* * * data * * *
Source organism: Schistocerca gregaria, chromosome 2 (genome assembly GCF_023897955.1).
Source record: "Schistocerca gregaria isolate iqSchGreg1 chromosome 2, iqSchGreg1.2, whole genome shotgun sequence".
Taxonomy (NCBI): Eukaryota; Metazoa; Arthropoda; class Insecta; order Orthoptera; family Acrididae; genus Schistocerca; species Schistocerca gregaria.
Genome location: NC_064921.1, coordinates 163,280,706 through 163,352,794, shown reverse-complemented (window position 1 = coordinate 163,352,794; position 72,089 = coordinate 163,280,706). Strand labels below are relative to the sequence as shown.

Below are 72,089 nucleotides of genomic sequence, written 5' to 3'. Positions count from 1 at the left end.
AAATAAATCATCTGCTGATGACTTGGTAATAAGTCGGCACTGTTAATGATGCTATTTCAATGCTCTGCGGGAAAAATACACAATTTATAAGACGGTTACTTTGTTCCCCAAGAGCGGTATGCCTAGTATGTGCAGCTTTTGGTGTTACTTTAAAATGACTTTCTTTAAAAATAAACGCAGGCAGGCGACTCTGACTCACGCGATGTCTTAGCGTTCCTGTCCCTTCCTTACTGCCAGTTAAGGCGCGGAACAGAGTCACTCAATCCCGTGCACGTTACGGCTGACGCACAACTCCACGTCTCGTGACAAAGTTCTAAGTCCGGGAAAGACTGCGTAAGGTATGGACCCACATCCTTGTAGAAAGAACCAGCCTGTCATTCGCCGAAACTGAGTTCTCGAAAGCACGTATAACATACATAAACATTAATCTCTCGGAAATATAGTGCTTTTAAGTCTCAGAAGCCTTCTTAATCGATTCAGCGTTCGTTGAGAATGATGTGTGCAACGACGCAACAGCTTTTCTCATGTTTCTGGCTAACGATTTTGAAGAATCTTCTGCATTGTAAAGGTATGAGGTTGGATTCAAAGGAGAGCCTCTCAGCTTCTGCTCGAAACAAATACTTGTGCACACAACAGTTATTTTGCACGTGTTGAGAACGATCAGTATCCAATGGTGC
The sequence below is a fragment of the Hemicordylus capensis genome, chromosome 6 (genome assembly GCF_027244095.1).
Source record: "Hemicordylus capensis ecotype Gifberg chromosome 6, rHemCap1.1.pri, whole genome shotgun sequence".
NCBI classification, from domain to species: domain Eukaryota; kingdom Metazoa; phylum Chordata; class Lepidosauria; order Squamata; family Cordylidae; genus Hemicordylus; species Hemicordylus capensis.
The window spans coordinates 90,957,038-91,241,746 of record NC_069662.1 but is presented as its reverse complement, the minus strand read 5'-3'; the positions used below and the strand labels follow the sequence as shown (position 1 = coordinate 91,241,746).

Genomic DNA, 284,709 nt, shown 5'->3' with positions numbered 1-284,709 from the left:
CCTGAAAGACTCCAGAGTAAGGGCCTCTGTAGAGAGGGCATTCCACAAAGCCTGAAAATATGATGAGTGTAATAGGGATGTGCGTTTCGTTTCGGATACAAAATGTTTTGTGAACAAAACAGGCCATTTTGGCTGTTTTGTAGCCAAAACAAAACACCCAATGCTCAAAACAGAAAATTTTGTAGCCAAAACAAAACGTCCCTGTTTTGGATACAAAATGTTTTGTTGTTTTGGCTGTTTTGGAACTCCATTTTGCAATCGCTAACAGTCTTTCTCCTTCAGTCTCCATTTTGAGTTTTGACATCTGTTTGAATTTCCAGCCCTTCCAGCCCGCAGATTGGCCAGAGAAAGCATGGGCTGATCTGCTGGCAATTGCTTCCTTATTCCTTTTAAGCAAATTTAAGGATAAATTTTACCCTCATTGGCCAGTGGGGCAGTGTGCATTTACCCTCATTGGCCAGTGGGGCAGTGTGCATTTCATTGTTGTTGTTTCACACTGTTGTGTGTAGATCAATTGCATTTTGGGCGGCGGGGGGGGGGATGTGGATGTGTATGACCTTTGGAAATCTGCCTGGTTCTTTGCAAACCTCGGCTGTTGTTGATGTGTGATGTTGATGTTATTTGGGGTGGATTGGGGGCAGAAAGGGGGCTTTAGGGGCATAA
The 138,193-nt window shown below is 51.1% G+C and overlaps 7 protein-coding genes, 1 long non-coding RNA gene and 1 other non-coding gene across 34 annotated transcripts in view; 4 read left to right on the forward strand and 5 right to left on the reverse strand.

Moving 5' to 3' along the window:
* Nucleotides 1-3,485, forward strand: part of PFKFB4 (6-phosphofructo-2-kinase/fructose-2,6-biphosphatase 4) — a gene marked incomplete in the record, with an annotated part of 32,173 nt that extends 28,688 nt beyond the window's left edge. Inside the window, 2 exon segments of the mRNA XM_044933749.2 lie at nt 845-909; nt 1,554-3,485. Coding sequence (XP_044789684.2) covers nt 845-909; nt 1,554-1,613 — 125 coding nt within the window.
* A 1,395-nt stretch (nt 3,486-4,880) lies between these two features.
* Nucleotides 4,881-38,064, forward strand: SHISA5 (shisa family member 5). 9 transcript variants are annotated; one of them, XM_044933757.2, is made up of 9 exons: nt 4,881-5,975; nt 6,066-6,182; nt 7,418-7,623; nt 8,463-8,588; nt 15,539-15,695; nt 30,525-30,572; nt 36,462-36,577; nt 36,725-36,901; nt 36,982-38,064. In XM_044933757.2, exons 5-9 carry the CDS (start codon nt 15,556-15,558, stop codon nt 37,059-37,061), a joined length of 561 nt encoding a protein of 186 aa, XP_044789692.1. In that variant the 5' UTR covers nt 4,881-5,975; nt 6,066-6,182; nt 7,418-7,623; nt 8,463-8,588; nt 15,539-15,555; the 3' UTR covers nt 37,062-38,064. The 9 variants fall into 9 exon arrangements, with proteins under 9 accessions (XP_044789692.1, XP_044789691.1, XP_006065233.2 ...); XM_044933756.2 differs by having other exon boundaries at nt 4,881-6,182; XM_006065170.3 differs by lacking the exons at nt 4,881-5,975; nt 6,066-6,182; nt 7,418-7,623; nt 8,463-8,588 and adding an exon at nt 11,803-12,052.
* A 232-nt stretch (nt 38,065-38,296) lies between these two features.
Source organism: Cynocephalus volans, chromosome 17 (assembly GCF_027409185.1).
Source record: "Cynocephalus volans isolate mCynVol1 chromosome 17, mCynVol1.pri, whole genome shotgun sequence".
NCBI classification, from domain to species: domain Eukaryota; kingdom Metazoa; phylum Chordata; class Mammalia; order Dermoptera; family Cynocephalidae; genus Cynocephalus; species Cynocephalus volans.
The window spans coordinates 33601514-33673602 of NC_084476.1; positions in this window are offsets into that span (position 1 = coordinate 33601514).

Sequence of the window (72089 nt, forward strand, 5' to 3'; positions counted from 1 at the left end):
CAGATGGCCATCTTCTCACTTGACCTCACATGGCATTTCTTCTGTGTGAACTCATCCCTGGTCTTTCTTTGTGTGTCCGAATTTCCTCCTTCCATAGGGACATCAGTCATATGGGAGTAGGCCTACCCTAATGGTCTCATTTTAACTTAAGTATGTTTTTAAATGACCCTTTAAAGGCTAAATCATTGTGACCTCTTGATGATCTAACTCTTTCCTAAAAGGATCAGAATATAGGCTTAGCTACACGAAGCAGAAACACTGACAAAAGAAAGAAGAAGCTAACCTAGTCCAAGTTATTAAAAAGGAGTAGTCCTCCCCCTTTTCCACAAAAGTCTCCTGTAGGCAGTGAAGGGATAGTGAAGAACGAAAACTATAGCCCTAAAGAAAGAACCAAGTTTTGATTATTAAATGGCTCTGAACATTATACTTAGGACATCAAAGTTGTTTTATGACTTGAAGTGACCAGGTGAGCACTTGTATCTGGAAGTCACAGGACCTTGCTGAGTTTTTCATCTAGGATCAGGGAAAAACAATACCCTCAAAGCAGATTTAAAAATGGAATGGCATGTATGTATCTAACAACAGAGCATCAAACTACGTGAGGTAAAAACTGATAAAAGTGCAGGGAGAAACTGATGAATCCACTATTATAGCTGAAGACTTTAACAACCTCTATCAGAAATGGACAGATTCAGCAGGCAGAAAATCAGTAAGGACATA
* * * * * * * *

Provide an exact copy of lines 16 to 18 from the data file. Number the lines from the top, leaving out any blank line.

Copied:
* A 1,395-nt stretch (nt 3,486-4,880) lies between these two features.
* Nucleotides 4,881-38,064, forward strand: SHISA5 (shisa family member 5). 9 transcript variants are annotated; one of them, XM_044933757.2, is made up of 9 exons: nt 4,881-5,975; nt 6,066-6,182; nt 7,418-7,623; nt 8,463-8,588; nt 15,539-15,695; nt 30,525-30,572; nt 36,462-36,577; nt 36,725-36,901; nt 36,982-38,064. In XM_044933757.2, exons 5-9 carry the CDS (start codon nt 15,556-15,558, stop codon nt 37,059-37,061), a joined length of 561 nt encoding a protein of 186 aa, XP_044789692.1. In that variant the 5' UTR covers nt 4,881-5,975; nt 6,066-6,182; nt 7,418-7,623; nt 8,463-8,588; nt 15,539-15,555; the 3' UTR covers nt 37,062-38,064. The 9 variants fall into 9 exon arrangements, with proteins under 9 accessions (XP_044789692.1, XP_044789691.1, XP_006065233.2 ...); XM_044933756.2 differs by having other exon boundaries at nt 4,881-6,182; XM_006065170.3 differs by lacking the exons at nt 4,881-5,975; nt 6,066-6,182; nt 7,418-7,623; nt 8,463-8,588 and adding an exon at nt 11,803-12,052.
* A 232-nt stretch (nt 38,065-38,296) lies between these two features.